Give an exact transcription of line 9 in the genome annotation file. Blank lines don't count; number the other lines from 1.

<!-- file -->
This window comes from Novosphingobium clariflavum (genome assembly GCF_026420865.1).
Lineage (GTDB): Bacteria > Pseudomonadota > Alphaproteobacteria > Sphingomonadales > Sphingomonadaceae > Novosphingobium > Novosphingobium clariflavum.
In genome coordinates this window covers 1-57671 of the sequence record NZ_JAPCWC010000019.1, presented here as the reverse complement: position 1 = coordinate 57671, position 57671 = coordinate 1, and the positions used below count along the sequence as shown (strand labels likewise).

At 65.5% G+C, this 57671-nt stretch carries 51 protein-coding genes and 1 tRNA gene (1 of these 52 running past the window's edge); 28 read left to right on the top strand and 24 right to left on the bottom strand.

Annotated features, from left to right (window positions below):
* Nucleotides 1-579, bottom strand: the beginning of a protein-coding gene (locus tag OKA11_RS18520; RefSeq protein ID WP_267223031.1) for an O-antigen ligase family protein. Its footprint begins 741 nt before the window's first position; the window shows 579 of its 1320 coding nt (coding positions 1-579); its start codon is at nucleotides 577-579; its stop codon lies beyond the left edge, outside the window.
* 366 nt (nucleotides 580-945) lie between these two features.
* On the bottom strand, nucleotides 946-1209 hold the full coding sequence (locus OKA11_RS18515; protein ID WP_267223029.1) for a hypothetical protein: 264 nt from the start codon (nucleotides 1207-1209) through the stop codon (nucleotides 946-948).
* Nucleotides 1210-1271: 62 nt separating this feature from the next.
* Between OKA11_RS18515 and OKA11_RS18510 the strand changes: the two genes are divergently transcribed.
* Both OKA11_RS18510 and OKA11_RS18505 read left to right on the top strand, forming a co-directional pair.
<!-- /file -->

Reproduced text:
* Nucleotides 1210-1271: 62 nt separating this feature from the next.